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Thursday, October 28, 2021
ROME, Oct 29 2009 (IPS) - Achieving ambitious Food and Agriculture Organisation (FAO) production targets to meet growing world demands will not suffice to feed the world, and focusing too much on churning out crops may even be damaging, experts warn.
The Rome-based United Nations agency said earlier this month that world food production must increase 70 percent by 2050 to nourish a human population likely to reach 9.1 billion. It said this can happen if developing countries, expected to generate most of the extra 2.3 billion people, increase agricultural investment by around 83 billion dollars per year.
But FAO’s estimate that over one billion people, almost one-sixth of humanity, are suffering hunger in a world that today generates more than enough to feed everyone suggests that meeting this target is only part of the equation.
“We ask how we can feed the world by 2050, but what we should also ask is how we can overcome poverty by 2050,” Hasan Sahin, programme officer of the Tehran-based Economic Cooperation Organisation tells IPS.
Marco Contiero, the genetic engineering and sustainable agriculture specialist at Greenpeace’s European Unit, also thinks there is a danger of taking too narrow an approach. “The dogma that we just need to produce more is wrong,” Contiero tells IPS.
“Of course we must increase production where it is at low levels. But we already produce lots of food and yet we still have one billion people going hungry, while 1.6 billion are overweight and 500 million are obese. This shows there is much more to the problem.”
One of the main reasons these methods may be inappropriate is that they risk further damaging the plight of poor people in rural areas worst affected by hunger, where a Catch 22 situation frequently materialises.
“When the prices are too low the farmers have no cash. If the gate price does not even pay for the calories they spend in their muscles on ploughing, that’s nonsensical. But when prices are high, poor people become very vulnerable,” Roberto Ridolfi, head of the European Commission’s Europe Aid F3 Unit, tells IPS. “It’s bad news for poor people no matter what.”
Helping developing countries’ small farmers to break out of poverty, on the other hand, could create a virtuous circle in which they stop being part of the problem and become part of the solution.
“We are not the ones who feed the world, the farmers are. What we need to do is motivate farmers to increase productivity – farmers need to be a major concern for us,” Benyamin Lakitan, secretary of Indonesia’s State Ministry for Research and Development tells IPS.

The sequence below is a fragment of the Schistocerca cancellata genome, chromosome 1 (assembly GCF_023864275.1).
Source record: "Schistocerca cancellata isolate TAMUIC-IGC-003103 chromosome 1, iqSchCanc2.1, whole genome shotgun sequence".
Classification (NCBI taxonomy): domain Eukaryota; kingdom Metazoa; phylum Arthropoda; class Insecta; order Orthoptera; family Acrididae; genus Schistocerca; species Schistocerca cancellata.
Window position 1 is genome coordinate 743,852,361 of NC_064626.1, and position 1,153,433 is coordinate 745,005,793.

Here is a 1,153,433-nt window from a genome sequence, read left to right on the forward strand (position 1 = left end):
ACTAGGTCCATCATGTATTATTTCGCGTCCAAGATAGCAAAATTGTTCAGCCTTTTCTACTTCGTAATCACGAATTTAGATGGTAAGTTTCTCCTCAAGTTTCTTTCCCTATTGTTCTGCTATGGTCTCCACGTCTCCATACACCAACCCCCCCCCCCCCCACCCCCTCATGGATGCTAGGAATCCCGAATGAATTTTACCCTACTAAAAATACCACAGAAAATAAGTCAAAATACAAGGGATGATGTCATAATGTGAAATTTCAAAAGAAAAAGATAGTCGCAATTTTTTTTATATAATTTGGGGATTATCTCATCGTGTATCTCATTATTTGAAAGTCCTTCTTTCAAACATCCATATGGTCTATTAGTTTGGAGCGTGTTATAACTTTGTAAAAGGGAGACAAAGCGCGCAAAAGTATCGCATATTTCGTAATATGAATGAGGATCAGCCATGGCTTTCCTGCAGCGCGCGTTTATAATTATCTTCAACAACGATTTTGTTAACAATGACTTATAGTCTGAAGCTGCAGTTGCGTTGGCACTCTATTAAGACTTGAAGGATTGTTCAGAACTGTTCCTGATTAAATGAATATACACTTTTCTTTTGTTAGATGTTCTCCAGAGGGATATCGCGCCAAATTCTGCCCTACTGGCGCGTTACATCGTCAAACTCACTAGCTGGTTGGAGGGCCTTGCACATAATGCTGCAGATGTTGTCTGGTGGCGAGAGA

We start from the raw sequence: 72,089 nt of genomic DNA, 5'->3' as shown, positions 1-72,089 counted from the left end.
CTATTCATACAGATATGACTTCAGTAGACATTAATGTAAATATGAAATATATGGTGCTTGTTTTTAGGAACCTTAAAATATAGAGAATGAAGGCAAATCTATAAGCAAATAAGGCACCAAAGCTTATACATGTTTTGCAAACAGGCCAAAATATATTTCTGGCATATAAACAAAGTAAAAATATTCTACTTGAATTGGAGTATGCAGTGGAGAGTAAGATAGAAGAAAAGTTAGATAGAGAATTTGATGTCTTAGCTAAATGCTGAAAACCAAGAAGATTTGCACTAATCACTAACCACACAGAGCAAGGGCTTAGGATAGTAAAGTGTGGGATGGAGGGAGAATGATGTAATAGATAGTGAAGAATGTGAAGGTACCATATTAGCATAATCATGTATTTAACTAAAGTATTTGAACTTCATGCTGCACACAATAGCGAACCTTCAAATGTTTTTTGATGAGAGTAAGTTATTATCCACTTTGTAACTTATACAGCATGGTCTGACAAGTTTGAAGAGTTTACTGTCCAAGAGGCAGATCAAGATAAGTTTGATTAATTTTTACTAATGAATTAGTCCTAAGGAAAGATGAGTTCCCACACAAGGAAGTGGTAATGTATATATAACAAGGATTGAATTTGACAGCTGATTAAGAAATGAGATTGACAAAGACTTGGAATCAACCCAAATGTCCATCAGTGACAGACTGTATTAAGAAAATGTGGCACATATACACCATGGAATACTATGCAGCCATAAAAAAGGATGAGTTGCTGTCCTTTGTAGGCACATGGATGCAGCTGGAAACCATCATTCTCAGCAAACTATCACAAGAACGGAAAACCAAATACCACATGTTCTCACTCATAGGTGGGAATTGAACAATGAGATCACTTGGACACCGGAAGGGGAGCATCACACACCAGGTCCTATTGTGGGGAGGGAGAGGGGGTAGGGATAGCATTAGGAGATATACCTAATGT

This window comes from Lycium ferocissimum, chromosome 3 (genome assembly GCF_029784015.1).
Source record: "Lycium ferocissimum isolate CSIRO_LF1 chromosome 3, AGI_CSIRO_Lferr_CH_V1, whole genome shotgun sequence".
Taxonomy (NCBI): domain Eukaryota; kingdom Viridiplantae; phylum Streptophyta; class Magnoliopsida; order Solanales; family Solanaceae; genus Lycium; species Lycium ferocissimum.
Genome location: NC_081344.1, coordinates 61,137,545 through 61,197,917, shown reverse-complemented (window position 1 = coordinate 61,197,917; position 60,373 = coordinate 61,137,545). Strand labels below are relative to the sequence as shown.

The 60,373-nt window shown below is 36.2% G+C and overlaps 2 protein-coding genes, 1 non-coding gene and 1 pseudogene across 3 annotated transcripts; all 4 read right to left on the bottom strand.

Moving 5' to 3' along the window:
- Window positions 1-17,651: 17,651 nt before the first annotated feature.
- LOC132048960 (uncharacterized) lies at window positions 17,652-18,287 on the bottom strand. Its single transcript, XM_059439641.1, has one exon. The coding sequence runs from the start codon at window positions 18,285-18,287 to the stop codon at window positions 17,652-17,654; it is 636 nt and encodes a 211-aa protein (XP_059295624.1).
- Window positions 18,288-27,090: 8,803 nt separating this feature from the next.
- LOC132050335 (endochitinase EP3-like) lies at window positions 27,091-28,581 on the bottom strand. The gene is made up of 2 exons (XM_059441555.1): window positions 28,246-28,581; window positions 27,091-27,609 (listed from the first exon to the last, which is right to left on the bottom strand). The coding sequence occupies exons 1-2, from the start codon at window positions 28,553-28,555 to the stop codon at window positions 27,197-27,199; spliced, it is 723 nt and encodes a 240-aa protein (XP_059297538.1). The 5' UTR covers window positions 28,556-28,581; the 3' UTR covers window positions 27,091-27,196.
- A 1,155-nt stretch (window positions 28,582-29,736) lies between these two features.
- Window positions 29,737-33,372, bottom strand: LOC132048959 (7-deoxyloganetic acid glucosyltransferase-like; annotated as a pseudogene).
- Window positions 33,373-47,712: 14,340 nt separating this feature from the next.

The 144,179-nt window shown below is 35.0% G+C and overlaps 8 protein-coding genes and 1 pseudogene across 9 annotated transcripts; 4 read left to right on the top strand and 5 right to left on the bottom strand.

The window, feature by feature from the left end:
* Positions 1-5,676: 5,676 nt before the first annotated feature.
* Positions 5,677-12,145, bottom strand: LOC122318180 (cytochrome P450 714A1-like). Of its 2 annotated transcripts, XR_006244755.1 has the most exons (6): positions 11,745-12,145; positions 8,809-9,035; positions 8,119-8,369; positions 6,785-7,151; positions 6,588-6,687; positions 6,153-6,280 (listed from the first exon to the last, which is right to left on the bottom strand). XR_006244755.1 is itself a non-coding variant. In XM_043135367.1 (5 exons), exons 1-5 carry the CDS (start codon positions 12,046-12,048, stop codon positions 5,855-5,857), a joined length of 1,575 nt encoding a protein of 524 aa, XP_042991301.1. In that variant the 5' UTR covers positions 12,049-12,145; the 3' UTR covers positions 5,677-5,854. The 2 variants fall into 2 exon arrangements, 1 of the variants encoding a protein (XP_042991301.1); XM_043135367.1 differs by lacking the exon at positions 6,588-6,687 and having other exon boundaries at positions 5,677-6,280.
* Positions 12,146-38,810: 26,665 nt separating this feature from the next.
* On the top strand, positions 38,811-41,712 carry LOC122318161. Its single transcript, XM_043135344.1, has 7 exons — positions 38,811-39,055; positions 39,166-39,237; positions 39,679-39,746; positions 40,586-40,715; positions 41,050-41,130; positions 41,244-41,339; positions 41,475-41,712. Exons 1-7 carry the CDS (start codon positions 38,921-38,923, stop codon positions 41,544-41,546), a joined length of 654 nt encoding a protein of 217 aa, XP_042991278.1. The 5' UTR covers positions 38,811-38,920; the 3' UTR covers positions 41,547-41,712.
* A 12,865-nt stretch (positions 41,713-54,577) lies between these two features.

“The problem in developing countries is that farmers’ prosperity has really not increased for decades. We need to put more effort into increasing farmer prosperity; that way farmers will help us to increase food production. Financial incentives for farmers is the key issue.”
Ridolfi, who is in charge of the 1 billion euro Food Facility the EU set up to help the most exposed after the sharp rise in food prices in 2007-08, sees a need for three levels of action.
“The first is boosting production in poor countries, not everywhere. The second is ensuring small-scale investments are made at the community level, small dams, small irrigation schemes, small feeder roads, which are very important so that poor farmers can produce their goods and get them to market. The third is safety nets to ensure that vulnerable groups in rural areas are not in the position that they cannot work on the land.”
Dr Warwick Easdown of the Taiwan-based World Vegetable Centre says there are several other important issues that are in danger of being neglected if there is excessive concentration on production.
“It’s all about production and technology for production,” Easdown tells IPS. “I think we’ve missed some key points; one is that some 95 percent of research done in the last 30 years has been on increasing production rather than reducing losses.
“If you’re going to feed the world in 2050, it has to get into people’s mouths. There is a big step between producing a crop and getting it into someone’s mouth.
“In the area where I work, vegetables, where you are dealing with a lot of perishable crops, there are very high losses. Regularly it’s up to 50 percent, even in developed countries we know the post-harvest losses are 15 percent. But that has received very little interest and very little focus.
“By reducing losses we can significantly increase the total amount of food available. So I think we have to look beyond the agronomist’s perspective of just increasing production here.”
Easdown is also worried that not enough attention will be paid to the quality of people’s diets amid the furious rush to ensure there are enough staple foods to fill stomachs. He says this could lead to dramatic consequences in health terms.
“We are focusing on an awfully small number of crops, we have been looking at four major staples but you simply cannot survive on eating rice,” he said.
“We know that in many countries up to 70 percent of all energy comes from one staple and that leads to very unhealthy diets. If we just go on producing more and more staples, that reduces agricultural biodiversity and reduces the quality of people’s diets.”
He also argues that some strain could be taken off the food system by combating over-consumption in wealthier parts of the world.
“Now we have more overweight and obese people than people suffering hunger, and yet we want to produce more food,” he said. “In many cases there are people putting too much in their mouths but we haven’t even looked at that.”
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